Why developing car-interfaces the way you do it right now might not work for autonomous cars
Connected features still only play a minor role in most users’ list of requirements. The development of car HMI systems and feature priorities, e.g. from touch to voice interaction, will change with self-driving cars.
The advent of self-driving cars poses significant challenges, not only to the engineers who must produce a technical system that satisfies safety and legal requirements, but also to the designers of user-facing features and interfaces. In our projects dealing with requirements for user interfaces in self-driving cars, it has become apparent that the separation of system functions into distinct areas will become less and less useful for the car’s users. This is mostly due to the shift from display driven interaction to situational interaction and the dominance of voice interaction.
The classical way of developing car HMI systems
The first challenge we frequently encounter in our daily work with automotive development teams is overcoming compartmentalized thinking and planning of features and information: At many OEMs, the design of infotainment system elements is still siloed – one team is taking care of the entertainment part, one of the car- and system-settings, one of the navigation, etc. In addition, communication and alignment between these teams appears to be limited to a design framework level to ensure consistency of use, but does not aim to maintain or develop cross-domain functionality. For some contracts, we are explicitly asked to focus solely on solutions serving one of these function areas and to actively disregard any results that are cross-functional.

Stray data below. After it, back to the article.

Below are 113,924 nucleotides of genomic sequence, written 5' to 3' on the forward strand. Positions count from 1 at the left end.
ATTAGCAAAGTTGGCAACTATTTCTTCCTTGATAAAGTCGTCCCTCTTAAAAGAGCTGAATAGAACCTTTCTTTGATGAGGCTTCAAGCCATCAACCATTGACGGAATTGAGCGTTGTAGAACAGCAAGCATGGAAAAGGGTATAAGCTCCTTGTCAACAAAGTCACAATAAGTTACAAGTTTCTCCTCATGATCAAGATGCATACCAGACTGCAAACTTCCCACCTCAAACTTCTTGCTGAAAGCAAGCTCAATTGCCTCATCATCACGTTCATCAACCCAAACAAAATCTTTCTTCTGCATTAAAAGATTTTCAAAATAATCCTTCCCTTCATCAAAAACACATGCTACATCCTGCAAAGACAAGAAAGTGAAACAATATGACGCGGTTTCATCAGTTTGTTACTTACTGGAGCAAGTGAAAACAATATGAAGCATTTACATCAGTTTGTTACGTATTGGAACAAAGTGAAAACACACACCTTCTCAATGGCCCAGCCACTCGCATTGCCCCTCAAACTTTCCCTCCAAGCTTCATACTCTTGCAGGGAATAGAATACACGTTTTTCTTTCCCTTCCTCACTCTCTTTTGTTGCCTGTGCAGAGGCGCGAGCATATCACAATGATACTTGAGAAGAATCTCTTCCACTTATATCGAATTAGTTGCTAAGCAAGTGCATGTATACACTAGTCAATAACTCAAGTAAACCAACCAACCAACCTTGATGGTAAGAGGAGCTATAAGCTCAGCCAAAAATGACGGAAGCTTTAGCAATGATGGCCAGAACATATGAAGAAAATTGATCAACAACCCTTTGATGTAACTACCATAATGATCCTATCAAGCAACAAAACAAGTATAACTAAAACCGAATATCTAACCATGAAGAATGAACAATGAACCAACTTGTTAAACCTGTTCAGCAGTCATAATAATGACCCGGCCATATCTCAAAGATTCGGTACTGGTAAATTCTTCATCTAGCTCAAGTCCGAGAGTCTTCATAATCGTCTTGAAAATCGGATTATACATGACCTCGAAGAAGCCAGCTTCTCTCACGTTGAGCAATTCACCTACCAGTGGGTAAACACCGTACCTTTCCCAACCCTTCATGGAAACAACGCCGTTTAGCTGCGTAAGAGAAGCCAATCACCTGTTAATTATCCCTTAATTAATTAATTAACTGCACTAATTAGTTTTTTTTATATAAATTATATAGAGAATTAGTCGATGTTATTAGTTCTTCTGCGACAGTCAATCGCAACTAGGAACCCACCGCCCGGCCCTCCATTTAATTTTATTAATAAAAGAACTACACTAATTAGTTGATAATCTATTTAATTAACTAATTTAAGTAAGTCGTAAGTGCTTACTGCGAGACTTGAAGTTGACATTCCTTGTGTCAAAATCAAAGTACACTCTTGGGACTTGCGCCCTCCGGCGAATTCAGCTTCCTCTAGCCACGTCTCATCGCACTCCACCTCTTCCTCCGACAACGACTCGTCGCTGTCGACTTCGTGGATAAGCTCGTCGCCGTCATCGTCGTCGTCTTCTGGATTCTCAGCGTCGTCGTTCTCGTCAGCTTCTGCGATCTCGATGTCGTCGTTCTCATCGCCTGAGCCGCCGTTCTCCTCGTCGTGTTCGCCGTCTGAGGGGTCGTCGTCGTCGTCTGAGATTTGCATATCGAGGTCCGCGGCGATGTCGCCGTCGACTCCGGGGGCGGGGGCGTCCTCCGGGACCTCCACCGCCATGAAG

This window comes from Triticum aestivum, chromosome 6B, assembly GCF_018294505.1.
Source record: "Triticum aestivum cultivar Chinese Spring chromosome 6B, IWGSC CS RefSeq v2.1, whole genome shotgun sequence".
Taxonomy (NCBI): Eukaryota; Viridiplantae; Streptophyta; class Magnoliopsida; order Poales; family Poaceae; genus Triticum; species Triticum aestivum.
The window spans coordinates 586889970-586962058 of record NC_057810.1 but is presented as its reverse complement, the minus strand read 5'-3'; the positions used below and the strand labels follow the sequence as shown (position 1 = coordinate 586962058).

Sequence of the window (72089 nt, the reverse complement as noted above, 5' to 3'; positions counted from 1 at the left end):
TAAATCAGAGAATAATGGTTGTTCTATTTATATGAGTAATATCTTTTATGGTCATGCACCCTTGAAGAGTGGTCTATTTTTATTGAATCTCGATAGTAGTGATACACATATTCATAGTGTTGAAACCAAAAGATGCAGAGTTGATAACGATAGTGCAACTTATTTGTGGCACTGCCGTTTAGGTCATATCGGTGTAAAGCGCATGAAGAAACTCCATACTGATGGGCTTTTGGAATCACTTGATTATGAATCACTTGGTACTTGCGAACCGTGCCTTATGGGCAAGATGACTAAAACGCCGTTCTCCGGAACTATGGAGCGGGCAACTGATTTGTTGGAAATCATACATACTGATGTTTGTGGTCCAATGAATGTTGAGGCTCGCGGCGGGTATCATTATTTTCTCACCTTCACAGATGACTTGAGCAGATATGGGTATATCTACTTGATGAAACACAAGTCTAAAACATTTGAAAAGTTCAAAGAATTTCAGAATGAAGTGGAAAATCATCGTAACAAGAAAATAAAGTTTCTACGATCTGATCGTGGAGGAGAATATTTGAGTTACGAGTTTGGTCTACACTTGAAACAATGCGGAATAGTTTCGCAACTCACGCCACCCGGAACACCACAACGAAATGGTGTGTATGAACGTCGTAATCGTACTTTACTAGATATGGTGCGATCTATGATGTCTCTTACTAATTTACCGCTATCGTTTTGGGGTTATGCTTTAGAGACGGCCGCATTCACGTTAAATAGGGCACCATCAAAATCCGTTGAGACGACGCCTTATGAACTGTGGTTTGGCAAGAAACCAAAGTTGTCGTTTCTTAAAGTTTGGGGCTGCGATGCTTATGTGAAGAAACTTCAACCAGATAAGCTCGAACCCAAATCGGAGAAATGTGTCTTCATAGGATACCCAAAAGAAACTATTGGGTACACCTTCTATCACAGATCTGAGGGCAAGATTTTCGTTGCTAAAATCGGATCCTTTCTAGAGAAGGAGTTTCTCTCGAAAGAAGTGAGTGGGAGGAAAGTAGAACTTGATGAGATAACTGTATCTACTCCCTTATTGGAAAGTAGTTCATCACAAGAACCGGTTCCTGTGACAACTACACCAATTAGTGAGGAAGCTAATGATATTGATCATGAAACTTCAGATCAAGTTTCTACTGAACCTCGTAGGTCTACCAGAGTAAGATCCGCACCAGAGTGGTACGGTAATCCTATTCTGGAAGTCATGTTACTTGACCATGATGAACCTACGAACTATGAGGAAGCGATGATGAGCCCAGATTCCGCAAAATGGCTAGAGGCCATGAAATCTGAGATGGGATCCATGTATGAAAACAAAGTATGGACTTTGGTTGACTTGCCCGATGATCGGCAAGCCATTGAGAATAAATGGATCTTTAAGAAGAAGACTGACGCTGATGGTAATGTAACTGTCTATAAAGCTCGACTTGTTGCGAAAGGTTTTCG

Currently, this division of development is mirrored in most car human-machine-interfaces (HMIs), which benefits users by making it very easy to learn how to use the system and to find the most relevant functions quickly and without much distraction. However, as a consequence, we can already see the downside of this way of developing interfaces with connected functions provided in the cars we drive today. As soon as a feature is difficult to attribute to one of the traditional system areas, it finds itself in sections named “connected services,” “additional services” or similar – despite its functional nature not having anything in common with other features in this category. A usual sign of this divided feature landscape is the location of an online weather or restaurant rating app in such a limbo-category.
In many instances, these sections also only consist of literal lists of apps and functions, making it extremely cumbersome for users to locate a feature by scanning the lengthy list for anything relevant, often without knowing if the function they are looking for is actually provided in their car or what the OEM has decided to call it. This traditional way of developing car infotainment systems has so far been of minor relevance to the way users experience their cars. These connected features still only play a minor role in most users’ list of requirements and are overshadowed by the need for quick access to standard navigation and media functions. However, this is all going to change with the self-driving car.